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Τ Η Ε
V ER S E.
without Rime, as that of Homer in Greek, and of Virgil in Latin; Rime being no necessary Adjunct, or true Ornament of Poem ur good Verse, in longer Works especially, but the Invention of a barbarous, Age, to set off wretched matter and lame Meeter; gracid indeed since by the use of sume famous modern Poets, carriea away by Custom, but much to their own vexation, hindrance, and constraint to express many things otherwise, and for the most part worse than else they would have expreft them. Not without cause therefore fume, botla Italian and Spanish
Puets of prime note have rejected Rime both in longer and shorter Works, as have also long since our best English Tragedies, us a thing of it self, to all judicious ears, trivial and of no true musical delight ; which consists only in apt Numbers, fit quantity of Syllables, and the sense varia ously drawn out from one Verse into another, not in the jingling sound of like enda ings, a fault avoided by the learned An. cients both in Poetry and all good Oratory. This neglect then of Rime so little is to be taken for a defect, though it may seem so perhaps to vulgar Readers, that it rather is to be esteem'd an example set, the first in English, of ancient liberty recover'd to Heroic Poem from the troublesom and modern bondage of Rimeing.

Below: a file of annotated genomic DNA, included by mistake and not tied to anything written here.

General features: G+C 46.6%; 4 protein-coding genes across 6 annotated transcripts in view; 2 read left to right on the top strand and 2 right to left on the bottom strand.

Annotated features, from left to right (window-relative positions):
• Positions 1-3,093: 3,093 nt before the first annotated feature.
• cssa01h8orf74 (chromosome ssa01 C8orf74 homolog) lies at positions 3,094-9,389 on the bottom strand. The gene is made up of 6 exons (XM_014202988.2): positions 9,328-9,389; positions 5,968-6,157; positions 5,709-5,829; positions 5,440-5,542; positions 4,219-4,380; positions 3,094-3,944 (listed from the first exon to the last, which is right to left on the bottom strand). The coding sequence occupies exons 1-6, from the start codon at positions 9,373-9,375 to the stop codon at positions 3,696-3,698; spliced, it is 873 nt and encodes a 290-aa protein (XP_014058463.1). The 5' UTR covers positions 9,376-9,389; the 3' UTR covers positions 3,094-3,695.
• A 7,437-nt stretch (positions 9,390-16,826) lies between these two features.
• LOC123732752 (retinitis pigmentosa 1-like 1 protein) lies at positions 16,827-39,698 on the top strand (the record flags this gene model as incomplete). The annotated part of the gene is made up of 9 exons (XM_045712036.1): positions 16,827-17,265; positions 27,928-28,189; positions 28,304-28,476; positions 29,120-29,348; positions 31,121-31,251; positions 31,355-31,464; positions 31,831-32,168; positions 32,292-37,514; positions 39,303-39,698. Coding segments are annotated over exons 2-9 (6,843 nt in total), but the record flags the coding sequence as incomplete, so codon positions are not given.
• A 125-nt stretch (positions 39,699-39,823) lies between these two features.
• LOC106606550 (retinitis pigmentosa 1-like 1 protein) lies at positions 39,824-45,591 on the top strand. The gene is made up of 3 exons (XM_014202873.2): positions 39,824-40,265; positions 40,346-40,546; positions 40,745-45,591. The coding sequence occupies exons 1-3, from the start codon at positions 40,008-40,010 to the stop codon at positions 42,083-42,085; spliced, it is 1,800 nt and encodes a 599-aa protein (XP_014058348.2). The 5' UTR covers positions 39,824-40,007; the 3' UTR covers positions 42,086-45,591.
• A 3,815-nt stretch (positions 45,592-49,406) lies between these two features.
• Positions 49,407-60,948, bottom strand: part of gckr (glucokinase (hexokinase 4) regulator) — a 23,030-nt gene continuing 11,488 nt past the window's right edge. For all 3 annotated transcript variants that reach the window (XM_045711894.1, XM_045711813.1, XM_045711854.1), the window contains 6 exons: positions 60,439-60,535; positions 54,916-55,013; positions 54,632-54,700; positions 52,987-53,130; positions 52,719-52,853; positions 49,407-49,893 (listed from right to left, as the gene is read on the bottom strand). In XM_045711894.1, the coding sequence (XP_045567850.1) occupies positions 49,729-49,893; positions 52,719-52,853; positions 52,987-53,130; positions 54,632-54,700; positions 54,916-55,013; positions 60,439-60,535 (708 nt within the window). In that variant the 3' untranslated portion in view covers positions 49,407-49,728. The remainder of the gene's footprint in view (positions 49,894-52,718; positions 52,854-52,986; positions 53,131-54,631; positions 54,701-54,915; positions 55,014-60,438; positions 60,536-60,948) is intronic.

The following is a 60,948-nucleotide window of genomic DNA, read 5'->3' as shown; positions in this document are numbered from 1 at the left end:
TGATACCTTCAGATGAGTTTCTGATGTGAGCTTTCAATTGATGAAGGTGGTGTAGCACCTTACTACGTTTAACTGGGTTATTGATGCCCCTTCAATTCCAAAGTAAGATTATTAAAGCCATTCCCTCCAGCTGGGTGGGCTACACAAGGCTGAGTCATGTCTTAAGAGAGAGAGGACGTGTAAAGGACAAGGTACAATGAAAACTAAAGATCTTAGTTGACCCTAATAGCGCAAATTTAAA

The ARGUMENT, This First Book propofes, first in brief,
the whole Subject. Man's Difobedience, and the loss rbereupon of Paradise wherein be. was placd: Then touches the prime Cause of his Fall, the Serpent, or rather Satan in the Serpent; who revolting from God, and drawing to his fide many Legions of Angels, was by the Command of God driven out of Heaven with all bis Crew into the great Deep. Which Action pass'd over, the Poem hasts into the midst of Things, presenting Satan with bis Angels now fallen into Hel, describ'd here, not in the Center, ( for Heaven and Earth may be suppos'd as yet not made, certainly not yet accurs’d) but in